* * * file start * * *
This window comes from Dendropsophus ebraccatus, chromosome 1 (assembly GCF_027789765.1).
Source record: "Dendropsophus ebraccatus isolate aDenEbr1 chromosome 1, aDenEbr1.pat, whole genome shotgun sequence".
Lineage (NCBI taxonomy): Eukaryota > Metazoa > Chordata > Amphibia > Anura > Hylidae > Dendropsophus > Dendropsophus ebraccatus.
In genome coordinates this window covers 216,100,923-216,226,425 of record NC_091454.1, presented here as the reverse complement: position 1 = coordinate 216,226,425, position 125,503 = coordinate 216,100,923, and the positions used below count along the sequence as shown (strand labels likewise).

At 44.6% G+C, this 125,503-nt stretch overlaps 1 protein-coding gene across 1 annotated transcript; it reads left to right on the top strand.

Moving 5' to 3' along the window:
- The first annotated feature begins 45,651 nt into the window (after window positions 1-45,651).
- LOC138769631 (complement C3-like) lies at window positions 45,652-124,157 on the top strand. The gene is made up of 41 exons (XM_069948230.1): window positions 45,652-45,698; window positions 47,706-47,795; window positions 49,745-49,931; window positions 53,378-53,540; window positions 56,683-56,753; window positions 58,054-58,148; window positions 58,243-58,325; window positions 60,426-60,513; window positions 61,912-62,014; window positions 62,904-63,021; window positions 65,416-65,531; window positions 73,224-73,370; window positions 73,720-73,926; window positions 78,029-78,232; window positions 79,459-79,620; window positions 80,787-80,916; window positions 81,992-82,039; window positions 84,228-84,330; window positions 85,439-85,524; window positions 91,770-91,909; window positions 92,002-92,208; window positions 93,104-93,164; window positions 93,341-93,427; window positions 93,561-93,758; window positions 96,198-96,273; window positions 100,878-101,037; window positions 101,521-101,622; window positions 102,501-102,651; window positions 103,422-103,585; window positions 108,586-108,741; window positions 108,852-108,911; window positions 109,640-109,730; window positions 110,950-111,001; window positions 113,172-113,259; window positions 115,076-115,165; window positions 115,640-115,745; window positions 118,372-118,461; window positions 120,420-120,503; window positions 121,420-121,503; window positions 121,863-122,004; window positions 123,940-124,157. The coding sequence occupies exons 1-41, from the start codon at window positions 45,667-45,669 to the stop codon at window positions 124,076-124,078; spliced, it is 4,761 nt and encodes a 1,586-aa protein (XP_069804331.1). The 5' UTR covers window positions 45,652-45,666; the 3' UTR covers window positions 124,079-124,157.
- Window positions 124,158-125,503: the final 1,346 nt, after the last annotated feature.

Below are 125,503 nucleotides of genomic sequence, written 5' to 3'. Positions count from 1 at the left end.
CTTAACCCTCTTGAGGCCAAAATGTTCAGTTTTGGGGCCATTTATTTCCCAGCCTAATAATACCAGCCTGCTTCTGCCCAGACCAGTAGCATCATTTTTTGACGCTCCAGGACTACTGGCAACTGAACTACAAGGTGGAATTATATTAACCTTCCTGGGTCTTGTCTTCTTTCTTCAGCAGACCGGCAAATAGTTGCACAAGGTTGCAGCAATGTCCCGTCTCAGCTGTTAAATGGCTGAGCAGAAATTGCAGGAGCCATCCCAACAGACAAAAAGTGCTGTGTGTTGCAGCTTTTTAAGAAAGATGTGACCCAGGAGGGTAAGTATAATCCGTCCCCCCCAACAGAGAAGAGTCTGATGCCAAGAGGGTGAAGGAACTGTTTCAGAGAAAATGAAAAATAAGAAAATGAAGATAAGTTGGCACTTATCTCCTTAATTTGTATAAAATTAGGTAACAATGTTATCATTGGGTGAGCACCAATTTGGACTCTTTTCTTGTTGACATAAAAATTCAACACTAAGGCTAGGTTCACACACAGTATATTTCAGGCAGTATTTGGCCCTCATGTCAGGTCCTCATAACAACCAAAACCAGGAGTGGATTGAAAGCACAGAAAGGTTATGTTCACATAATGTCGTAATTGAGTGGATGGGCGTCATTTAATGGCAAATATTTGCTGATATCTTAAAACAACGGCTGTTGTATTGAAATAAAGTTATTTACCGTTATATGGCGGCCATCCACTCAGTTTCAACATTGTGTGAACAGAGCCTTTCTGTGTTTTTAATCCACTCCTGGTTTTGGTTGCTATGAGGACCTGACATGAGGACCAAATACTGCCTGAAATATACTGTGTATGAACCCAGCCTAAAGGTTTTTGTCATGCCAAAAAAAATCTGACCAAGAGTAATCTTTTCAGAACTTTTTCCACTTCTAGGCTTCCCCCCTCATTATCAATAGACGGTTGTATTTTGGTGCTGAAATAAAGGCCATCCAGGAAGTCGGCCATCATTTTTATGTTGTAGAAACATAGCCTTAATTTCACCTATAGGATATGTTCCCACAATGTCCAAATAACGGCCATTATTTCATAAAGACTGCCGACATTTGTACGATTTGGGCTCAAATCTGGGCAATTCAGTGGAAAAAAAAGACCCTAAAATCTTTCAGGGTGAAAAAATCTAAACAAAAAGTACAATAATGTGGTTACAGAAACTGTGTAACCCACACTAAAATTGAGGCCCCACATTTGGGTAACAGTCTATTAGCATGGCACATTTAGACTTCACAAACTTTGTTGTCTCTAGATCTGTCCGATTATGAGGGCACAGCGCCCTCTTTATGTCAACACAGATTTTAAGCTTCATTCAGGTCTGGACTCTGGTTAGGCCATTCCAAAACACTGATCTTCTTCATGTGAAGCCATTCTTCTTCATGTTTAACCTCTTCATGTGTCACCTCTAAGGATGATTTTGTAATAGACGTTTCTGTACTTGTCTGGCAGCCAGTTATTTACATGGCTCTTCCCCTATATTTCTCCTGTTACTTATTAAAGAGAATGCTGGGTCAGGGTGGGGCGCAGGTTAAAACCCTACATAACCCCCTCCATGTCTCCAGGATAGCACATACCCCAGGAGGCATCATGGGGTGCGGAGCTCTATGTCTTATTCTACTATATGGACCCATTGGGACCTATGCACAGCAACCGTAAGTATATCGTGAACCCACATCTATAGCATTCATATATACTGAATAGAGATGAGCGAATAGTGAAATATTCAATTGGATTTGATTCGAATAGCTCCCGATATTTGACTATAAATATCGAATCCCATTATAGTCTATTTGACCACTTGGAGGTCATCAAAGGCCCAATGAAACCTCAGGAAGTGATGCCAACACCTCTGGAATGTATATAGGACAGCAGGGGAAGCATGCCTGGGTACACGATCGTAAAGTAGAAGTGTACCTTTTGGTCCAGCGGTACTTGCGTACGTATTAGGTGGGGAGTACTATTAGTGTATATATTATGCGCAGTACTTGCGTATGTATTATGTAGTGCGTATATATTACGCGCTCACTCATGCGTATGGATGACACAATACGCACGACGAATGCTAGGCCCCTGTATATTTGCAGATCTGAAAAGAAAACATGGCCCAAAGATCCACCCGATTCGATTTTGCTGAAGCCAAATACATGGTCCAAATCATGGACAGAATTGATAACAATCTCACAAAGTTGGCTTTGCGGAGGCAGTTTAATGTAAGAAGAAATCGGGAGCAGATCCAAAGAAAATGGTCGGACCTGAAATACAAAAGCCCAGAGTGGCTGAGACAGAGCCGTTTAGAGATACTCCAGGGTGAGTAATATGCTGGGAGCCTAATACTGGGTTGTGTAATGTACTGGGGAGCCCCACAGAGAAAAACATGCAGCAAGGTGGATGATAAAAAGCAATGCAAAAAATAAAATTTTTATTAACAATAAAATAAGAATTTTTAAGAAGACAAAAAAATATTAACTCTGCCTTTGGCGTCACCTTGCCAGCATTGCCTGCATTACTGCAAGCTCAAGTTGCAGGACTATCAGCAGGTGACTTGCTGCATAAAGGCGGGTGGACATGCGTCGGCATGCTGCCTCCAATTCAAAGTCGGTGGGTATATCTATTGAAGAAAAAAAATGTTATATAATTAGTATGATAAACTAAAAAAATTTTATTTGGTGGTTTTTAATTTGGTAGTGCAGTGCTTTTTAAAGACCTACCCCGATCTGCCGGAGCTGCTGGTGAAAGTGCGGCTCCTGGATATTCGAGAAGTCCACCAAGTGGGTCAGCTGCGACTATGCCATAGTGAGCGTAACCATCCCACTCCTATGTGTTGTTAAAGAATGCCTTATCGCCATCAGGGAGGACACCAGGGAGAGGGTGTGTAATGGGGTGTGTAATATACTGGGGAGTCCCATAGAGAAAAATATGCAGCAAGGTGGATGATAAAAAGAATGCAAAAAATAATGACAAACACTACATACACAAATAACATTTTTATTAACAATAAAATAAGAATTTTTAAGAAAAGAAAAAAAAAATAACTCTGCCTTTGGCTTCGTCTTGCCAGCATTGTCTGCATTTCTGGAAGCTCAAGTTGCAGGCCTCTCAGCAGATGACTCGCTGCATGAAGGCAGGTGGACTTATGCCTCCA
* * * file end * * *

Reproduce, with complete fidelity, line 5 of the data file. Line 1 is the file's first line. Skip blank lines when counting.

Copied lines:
At 44.6% G+C, this 125,503-nt stretch overlaps 1 protein-coding gene across 1 annotated transcript; it reads left to right on the top strand.